February 11 – May 29, 2016.

Roman Vishniac Rediscovered.  San Francisco Contemporary Jewish Museum.
736 Mission Street, San Francisco, CA 94103. 415.655.7800. info@thecjm.org

I went to the opening of Roman Vishniac’s exhibit yesterday.  Highly recommended!  It is a must see.  We are honored that the International Center of Photography (N.Y.) and the San Francisco Contemporary Jewish Museum has brought this to the Bay Area. The exhibit has traveled to Warsaw, Amsterdam and Paris.  We are the last stop on its 3 year journey.

Adults: $12.  Seniors: $10.  Thursdays after 5:00 p.m. only costs $5.  Also, there is a free tour of the exhibit, if you are interested. East access by Bart.  Short walk from Powell Station.

In 1935, as anti-Semitism was growing in Germany, Roman Vishniac, a Russian/German Jew,  was commissioned by the American Jewish Joint Distribution Committee (JDC) in Central Europe to photograph Jewish communities in Eastern Europe as part of a fund-raising drive to help support poor Jewish communities. Vishniac developed and printed these pictures in his dark room in his Berlin apartment. Further trips to Eastern Europe were undertaken between 1935 and 1938, again at the request of the JDC. Vishniac used both a Leica and a Rolleiflex camera in his photography. (Wikipedia)

The Contemporary Jewish Museum in San Francisco presents Roman Vishniac Rediscovered, an exhibition that reveals the full range of Vishniac’s radically diverse body of work—much of it only recently discovered. Drawn from the extensive Roman Vishniac Archive at the International Center of Photography (ICP), New York City, Roman Vishniac Rediscovered presents newly discovered vintage prints, film footage, personal correspondence, and exhibition prints made from recently digitized negatives for a comprehensive reappraisal of the photographer’s output. Nearly 400 objects, including photographs, negatives, books, journals, and ephemera—many of them never seen before this exhibition premiered at the ICP in 2013—reveal a compositional acuity, inventiveness, and surprising stylistic range that solidifies Vishniac’s place among the twentieth century’s most accomplished photographers, and repositions his iconic photographs of eastern European Jewry within a broader tradition of social documentary photography.” (The Contemporary Jewish Museum)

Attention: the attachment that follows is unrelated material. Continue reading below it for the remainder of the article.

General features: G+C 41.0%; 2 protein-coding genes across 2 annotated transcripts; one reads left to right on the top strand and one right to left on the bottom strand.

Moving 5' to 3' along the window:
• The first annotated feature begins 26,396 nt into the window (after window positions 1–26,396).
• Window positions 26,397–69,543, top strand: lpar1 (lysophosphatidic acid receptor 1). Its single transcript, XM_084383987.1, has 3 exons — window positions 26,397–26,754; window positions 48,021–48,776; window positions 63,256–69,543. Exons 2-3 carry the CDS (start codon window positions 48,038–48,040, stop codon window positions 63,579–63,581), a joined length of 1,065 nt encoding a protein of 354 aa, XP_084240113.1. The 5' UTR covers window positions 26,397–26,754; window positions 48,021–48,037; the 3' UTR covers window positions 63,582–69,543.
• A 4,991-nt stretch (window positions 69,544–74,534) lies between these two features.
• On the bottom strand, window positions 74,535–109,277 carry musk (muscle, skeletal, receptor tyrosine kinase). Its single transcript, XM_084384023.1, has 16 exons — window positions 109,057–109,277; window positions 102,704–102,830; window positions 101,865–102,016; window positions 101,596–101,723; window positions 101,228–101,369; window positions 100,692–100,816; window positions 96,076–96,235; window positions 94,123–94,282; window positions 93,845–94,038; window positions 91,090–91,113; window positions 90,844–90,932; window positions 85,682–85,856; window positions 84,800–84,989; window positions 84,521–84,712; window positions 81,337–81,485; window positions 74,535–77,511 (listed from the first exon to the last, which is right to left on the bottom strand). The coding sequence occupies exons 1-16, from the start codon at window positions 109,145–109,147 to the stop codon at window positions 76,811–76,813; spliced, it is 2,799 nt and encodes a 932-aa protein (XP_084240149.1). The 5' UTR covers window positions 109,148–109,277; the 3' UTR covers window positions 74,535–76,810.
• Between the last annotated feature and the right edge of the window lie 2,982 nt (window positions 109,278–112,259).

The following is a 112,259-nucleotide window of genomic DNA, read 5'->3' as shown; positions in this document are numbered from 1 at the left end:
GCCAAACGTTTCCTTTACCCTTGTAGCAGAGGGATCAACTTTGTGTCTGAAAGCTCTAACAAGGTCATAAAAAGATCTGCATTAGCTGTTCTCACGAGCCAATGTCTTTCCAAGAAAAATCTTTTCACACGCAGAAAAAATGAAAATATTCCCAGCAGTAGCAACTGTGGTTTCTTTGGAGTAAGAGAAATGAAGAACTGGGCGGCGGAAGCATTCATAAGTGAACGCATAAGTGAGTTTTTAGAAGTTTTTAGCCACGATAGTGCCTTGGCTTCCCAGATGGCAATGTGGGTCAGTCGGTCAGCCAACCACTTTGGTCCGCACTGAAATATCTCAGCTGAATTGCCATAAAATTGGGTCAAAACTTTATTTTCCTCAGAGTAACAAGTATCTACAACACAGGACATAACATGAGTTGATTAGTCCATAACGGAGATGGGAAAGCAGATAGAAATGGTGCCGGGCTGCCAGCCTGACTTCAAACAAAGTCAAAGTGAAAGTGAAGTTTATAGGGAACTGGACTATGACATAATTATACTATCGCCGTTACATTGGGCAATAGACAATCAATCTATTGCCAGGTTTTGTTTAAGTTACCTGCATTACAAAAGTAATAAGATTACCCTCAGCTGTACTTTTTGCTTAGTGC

Roman Vishniac (1897-1990). CHEDER BOYS. 1937, printed in 1943. 13 3/4 by 11 7/8 in.
Roman Vishniac. Untitled [Jewish schoolchildren, Mukacevo]. c. 1935-38. Courtesy of International Center of Photography.
Roman Vishniac. Grandfather and Granddaughter – Warsaw. 1935-38? 10 15/16 x 13 3/8 in.

“What does the granddaughter tell her grandfather? According to the rules, a Jewish girl cannot get regular employment. She must arrive at the employment office before 8 a.m. and wait. The non-Jewish girls are sent to work as soon as a phone call is received. If after 2 p.m. a call comes in and no non-Jewish girl is available, the Jewish girl might get a job. Today was an “empty” day. At home, her parents are in poor spirits. Her father has a severe hernia from carrying heavy loads, and her mother has a weak heart. The grandfather listens, always silent – what can he say? After the war, I heard about this family from a survivor. The grandfather died when he was seized by the Nazis, the granddaughter was shipped to a camp where she was raped and later gassed. An ordinary story. But this picture and its story will remain when I am gone.”
(Vishniac, Roman, A Vanished World / Roman Vishniac; with a foreword by Elie Wiesel, New York: Farrar, Straus & Giroux, 1983, plate 65.)